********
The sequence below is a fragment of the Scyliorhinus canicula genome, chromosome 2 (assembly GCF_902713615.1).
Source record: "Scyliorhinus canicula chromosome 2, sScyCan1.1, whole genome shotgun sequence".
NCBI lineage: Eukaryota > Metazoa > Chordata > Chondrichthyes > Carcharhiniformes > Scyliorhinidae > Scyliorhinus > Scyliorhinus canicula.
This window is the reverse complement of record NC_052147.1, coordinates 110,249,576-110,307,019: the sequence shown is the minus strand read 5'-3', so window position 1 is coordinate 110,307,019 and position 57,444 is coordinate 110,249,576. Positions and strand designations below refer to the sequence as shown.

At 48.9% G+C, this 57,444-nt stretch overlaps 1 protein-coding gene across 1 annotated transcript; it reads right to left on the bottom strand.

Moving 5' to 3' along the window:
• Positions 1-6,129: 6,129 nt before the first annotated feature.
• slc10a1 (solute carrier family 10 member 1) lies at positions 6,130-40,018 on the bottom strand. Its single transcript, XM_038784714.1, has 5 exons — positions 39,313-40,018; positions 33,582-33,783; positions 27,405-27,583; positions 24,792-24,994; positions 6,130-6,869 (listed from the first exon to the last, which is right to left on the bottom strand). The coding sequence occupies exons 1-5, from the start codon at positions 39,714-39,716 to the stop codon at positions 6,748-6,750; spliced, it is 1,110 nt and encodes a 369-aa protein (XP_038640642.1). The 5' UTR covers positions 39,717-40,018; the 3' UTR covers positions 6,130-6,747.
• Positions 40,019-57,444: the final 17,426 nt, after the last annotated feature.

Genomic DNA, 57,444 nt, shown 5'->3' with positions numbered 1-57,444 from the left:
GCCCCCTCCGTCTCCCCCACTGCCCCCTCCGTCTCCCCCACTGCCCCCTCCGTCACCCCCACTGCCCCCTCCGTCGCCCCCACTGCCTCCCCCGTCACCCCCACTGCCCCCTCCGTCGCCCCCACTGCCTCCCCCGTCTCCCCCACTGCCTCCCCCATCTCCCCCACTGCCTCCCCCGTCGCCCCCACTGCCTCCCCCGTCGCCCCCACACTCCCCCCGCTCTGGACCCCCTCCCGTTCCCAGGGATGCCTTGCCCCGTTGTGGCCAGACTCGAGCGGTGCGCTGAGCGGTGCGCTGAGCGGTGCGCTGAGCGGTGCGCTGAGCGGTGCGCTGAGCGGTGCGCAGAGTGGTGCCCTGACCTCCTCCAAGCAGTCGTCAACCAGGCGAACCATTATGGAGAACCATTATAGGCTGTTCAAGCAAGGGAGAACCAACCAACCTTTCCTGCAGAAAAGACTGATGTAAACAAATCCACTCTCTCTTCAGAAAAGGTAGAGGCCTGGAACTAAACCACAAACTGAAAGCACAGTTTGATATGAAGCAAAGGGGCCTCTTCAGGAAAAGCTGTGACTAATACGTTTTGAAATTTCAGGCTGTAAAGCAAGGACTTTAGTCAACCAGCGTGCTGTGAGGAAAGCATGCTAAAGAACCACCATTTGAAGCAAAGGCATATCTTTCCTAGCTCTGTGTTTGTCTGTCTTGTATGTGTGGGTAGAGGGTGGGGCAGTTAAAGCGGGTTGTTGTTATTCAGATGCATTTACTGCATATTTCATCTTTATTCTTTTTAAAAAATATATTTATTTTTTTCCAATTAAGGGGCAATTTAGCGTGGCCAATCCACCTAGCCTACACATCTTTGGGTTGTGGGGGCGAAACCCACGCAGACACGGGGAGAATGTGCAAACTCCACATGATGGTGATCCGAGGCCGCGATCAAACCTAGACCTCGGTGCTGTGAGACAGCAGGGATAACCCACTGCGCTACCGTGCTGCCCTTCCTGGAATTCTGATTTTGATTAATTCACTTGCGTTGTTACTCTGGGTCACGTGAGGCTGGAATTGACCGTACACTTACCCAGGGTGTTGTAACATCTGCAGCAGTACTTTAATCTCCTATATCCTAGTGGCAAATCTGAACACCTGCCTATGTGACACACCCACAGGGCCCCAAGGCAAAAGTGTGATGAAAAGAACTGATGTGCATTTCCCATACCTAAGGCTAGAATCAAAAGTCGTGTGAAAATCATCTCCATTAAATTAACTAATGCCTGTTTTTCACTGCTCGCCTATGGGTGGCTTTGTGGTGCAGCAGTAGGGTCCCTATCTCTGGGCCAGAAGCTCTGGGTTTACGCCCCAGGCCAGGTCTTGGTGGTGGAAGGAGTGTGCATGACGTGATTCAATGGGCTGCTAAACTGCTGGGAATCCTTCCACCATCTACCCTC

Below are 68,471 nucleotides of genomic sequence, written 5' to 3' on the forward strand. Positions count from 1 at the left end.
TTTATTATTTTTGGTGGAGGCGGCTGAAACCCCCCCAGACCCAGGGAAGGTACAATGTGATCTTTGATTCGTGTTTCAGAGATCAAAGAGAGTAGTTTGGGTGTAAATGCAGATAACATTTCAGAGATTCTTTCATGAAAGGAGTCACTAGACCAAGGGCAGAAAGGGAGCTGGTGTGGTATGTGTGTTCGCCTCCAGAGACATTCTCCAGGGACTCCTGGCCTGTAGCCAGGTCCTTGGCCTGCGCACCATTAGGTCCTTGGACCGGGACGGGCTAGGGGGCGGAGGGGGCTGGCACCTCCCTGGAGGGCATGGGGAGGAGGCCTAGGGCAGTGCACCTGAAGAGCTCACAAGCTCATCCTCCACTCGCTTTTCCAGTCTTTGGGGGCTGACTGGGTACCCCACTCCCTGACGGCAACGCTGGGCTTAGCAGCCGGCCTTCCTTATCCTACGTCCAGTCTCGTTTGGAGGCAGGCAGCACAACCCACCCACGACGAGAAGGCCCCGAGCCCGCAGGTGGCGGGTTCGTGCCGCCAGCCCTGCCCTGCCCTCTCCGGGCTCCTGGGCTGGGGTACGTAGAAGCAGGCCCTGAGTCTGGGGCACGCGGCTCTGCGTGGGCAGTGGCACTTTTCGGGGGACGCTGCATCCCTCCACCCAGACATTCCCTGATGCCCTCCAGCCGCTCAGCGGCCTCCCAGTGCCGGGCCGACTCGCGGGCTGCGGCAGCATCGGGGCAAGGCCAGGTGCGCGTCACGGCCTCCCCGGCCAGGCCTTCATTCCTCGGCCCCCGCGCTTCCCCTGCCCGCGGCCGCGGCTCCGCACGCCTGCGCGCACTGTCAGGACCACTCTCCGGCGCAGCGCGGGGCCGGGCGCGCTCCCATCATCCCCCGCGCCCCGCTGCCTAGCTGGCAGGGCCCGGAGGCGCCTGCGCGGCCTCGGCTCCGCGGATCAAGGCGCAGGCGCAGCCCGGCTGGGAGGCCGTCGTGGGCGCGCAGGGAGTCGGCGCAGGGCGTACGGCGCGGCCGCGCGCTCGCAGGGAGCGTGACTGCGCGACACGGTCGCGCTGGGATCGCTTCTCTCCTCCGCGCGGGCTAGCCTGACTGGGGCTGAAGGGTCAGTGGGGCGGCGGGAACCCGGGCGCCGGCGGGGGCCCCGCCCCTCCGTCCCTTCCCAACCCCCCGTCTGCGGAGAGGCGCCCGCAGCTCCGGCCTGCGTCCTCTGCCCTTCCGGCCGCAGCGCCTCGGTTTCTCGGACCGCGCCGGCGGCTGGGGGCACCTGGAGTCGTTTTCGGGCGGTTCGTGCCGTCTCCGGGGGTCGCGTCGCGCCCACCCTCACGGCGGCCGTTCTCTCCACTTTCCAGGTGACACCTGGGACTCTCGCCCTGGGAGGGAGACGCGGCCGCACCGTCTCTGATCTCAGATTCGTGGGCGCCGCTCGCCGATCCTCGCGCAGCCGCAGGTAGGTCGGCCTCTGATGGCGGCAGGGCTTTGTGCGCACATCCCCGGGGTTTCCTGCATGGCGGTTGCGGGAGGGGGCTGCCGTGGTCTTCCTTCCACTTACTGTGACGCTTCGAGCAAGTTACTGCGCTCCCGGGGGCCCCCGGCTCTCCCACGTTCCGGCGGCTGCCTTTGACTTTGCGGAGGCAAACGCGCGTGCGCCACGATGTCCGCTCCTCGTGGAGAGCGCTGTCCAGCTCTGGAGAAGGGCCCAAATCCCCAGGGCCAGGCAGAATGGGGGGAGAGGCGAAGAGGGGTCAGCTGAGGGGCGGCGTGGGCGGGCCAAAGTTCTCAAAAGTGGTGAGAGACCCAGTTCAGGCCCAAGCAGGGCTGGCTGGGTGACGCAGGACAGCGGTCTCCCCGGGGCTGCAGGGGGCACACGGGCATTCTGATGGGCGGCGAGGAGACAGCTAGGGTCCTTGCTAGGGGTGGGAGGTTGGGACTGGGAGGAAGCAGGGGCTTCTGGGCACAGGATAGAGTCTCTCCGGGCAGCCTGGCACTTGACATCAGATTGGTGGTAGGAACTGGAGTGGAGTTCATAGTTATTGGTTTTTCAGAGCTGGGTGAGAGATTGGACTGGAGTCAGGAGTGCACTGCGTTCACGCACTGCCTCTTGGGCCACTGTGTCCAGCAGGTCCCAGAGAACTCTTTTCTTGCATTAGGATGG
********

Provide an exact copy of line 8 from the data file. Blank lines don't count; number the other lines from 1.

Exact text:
• slc10a1 (solute carrier family 10 member 1) lies at positions 6,130-40,018 on the bottom strand. Its single transcript, XM_038784714.1, has 5 exons — positions 39,313-40,018; positions 33,582-33,783; positions 27,405-27,583; positions 24,792-24,994; positions 6,130-6,869 (listed from the first exon to the last, which is right to left on the bottom strand). The coding sequence occupies exons 1-5, from the start codon at positions 39,714-39,716 to the stop codon at positions 6,748-6,750; spliced, it is 1,110 nt and encodes a 369-aa protein (XP_038640642.1). The 5' UTR covers positions 39,717-40,018; the 3' UTR covers positions 6,130-6,747.